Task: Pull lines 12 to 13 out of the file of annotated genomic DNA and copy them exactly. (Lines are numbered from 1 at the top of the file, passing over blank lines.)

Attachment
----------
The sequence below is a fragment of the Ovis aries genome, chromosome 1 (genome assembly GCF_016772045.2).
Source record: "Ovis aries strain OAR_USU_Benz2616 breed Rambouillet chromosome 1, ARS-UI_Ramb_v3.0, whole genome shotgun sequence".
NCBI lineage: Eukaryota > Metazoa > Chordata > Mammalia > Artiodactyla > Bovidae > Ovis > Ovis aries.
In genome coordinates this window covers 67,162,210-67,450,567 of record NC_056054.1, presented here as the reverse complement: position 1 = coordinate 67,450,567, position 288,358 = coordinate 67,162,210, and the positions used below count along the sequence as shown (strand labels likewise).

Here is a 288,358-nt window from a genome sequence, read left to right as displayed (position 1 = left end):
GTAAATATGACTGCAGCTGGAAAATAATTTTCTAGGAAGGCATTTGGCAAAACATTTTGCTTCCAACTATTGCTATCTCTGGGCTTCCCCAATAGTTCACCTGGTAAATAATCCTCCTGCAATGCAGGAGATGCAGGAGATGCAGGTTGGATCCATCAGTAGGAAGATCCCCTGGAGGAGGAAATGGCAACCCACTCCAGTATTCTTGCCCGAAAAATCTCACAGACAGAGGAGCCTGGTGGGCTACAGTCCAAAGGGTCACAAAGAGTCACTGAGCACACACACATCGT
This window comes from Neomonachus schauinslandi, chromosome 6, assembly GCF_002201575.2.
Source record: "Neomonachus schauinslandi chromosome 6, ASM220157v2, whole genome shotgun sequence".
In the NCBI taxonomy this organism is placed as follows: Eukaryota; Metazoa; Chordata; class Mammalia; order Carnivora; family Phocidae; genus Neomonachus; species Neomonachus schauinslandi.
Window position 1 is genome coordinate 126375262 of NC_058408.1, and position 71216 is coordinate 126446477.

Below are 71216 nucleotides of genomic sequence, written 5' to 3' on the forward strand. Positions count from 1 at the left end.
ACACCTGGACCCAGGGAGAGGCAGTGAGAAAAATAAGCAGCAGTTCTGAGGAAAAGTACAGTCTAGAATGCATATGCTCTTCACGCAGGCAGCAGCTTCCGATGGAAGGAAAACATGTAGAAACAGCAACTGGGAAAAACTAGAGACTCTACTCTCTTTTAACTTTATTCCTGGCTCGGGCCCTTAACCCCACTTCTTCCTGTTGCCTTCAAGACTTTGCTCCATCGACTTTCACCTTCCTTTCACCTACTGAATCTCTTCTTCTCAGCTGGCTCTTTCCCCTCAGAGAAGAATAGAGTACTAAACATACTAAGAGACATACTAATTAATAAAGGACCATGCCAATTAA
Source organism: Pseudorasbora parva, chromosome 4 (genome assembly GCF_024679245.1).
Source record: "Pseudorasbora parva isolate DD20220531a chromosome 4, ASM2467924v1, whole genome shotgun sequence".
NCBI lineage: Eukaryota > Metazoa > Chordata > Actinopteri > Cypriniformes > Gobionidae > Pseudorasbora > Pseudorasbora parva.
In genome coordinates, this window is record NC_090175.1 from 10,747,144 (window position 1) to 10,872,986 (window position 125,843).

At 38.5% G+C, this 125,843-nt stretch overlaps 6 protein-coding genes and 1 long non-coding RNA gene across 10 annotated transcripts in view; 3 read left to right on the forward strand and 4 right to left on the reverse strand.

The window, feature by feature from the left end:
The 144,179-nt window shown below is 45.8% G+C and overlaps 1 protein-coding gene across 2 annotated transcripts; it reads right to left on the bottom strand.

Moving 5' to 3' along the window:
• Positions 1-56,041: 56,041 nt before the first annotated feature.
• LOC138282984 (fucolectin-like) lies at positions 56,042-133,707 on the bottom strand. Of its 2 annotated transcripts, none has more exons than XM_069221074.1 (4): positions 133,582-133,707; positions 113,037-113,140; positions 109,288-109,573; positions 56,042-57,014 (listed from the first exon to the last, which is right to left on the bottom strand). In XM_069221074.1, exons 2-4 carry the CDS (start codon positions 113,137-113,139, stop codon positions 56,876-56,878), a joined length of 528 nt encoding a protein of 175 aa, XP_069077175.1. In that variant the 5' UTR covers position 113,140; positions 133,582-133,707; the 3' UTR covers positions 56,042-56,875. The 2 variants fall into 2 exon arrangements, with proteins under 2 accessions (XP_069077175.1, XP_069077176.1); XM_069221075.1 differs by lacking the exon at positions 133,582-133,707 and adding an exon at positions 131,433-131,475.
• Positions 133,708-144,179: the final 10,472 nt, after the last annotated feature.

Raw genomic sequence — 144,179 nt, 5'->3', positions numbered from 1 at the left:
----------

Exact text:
ACACCTGGACCCAGGGAGAGGCAGTGAGAAAAATAAGCAGCAGTTCTGAGGAAAAGTACAGTCTAGAATGCATATGCTCTTCACGCAGGCAGCAGCTTCCGATGGAAGGAAAACATGTAGAAACAGCAACTGGGAAAAACTAGAGACTCTACTCTCTTTTAACTTTATTCCTGGCTCGGGCCCTTAACCCCACTTCTTCCTGTTGCCTTCAAGACTTTGCTCCATCGACTTTCACCTTCCTTTCACCTACTGAATCTCTTCTTCTCAGCTGGCTCTTTCCCCTCAGAGAAGAATAGAGTACTAAACATACTAAGAGACATACTAATTAATAAAGGACCATGCCAATTAA
Source organism: Pseudorasbora parva, chromosome 4 (genome assembly GCF_024679245.1).